ďI think itís a twin-turbo V6 Nissan engine under there but thatís about it,Ē his Scottish accent describes with a few misplaced y-sounds that trend from his Australian-New Zealand adopted homes.
ďItís putting out about 650 horsepower and Iím not sure what the torque is but itís a frighteningly fast car, geared for 230km/h in sixth,Ē he says.
Not short on grunt, he turns his thoughts to what the mountain has in store.
ďThe height is the biggest problem for me. I have to tell myself to just do it. Deep inside, Iím glad I only get one run today because itís petrifying.Ē Not something you expect from a bloke whoís done Targa.
ďFor someone who has a fear of heights itís stupid, absolutely ridiculous. When you arrive here in the plane it feels like theyíre
ďI LIVE in Monument, Colorado, and weíre running our 1971 Plymouth Cuda. It came black from the factory and we kept it that colour. Its only advantage is there arenít many black Cudas at Pikes Peak! Itís definitely a crowd pleaser.
Unfortunately itís really heavy. So it eats brakes and tyres and chews fuel like crazy, and itís expensive to run. Many years ago, the car used to handle like evil and so we focused on spring rates. Weíve tuned it for around 12000ft; starting lean at the bottom, on song in the middle and a bit rich at the top.
You always have butterflies here.
Thereís always a bit of fear. When you hear thereís an incident and you have to wait longer you get hot and anxiety increases. But that green light goes and it all disappears. You donít see spectators, you donít see anything but whatís in front of you.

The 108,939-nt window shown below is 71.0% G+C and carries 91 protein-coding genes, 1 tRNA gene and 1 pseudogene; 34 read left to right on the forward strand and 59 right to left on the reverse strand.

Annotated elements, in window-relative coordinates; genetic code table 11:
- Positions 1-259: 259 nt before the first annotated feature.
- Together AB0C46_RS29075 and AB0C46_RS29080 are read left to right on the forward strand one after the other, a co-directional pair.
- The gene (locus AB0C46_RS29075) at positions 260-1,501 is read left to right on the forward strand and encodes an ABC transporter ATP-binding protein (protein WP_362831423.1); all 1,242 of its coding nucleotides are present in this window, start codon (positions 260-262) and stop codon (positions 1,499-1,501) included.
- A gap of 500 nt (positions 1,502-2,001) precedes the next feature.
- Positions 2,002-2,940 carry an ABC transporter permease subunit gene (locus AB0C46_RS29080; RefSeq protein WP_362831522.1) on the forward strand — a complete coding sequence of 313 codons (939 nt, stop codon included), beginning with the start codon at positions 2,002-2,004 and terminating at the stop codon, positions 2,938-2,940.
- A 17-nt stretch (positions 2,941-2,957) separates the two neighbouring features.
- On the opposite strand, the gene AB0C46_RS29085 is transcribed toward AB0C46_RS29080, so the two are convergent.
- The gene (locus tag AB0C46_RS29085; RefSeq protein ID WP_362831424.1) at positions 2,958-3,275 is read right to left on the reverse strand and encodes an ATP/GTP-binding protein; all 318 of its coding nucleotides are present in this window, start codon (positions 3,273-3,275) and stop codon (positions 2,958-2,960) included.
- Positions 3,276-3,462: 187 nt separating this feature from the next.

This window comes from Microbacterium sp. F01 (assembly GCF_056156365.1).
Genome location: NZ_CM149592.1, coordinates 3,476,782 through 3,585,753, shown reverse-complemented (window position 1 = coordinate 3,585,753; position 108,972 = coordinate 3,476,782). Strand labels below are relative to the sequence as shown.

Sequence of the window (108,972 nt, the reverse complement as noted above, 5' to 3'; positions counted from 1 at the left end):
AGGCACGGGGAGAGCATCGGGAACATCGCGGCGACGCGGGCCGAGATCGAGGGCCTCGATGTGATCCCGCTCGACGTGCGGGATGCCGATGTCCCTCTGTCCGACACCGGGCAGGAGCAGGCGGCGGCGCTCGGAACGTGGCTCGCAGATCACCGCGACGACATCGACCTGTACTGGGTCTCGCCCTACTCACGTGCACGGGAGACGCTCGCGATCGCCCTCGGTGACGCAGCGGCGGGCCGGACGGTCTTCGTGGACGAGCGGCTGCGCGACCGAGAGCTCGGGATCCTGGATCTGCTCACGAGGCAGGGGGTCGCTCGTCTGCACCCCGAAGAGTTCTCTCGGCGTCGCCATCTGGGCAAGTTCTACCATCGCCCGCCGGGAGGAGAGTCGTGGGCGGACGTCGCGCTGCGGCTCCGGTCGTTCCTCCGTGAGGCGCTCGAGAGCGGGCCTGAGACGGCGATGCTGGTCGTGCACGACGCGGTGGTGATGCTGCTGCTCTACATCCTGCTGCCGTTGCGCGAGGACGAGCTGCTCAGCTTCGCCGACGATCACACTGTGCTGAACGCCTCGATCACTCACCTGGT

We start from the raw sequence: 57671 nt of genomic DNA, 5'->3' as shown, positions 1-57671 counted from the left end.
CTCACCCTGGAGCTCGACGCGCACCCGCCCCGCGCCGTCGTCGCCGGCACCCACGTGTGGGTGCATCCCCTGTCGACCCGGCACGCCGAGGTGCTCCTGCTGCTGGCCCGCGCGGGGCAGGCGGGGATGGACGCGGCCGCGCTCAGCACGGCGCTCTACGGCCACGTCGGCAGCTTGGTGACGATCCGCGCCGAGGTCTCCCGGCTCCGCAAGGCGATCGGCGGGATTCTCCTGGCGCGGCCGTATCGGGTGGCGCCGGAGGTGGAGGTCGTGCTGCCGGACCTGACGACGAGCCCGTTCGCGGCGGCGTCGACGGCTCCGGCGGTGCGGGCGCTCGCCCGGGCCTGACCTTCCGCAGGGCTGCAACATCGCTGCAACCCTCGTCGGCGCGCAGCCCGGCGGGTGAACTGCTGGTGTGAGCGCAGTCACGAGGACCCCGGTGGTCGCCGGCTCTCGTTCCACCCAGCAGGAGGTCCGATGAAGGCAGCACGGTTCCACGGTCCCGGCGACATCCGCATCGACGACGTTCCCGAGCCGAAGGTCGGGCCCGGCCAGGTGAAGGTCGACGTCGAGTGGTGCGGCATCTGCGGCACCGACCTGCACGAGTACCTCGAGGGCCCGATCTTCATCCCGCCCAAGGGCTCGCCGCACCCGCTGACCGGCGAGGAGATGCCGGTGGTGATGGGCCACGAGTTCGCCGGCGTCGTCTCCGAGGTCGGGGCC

When it was dirt, it was awfully scary, and slick, and weíd pray for rain overnight to dampen it down.
The dirt was quite hard so theyíd put calcium carbonate in it to stop it washing off the mountain. But it would have little balls of rock in it, like marbles.
Some critics say itís lost its character since being sealed but the speeds now are so much faster.
Way faster than before. You can easily die here. Jay Leno once asked Mario Andretti what the scariest race was heíd ever done. ĎPikeís Peak,í he said.
Iím in conservation mode here; Iíll always lift off a little, because I wanna make it to the top.Ē
ďWEíRE AT Pikes Peak for the first time and itís an awesome place, but Iím really scared of heights. Weíve qualified eighth during the week and the carís great. Itís really just a Nissan-engined, turbo monster of a thing. Itís bloody fast. Itís only a Ford Focus shape because the body builder picked it. Iím not a technical kinda guy but itís a brute of a thing.
Anything more than the lowest turbo boost itís on now is just too vicious. I know itís got gold foil in the air filter, I know that much.
I wonít be competitive because the guys who do well have been doing it for 20 years. I just read the road as best I can, but itís such a monster Ė the lights are constantly flashing! Youíre in fifth and sixth gear before you know it. I donít wanna do anything more than that (230km/h) because the faster you go, the further you fly and I sure as hell donít wanna go off that edge! It took me three years to do The Remarkables ski road in Queenstown [NZ].
To be honest, if Pikes Peak isnít on your bucket list, youíre just filling in time. Itís like Spa or Bathurst. There are only 100 or so guys here, and for a chocolate maker from Sydney, itís special to be here for the 100th anniversary.Ē
crash landing the plane in the mountains, thatís how high it is. I got here and have three days! Itís ballsy and stupid but Iíve gotta do it.Ē
Itís an unsettling thing to hear. This isnít some go-kart track on XBOX with a reset button. Standing at the start line watching cars take off in clouds of smoky wheelspin, thereís a feeling like these daredevils are walking the plank. The only thing between them and the bottom of the hill is a roll cage and pine trees.
The rent-a-fence that feebly stands between spectators and the cars stops after a few turns beyond the start line.
You watch them tear up the hill with something close to a prayer, or at least fingers crossed they make it to the top in one piece, mostly.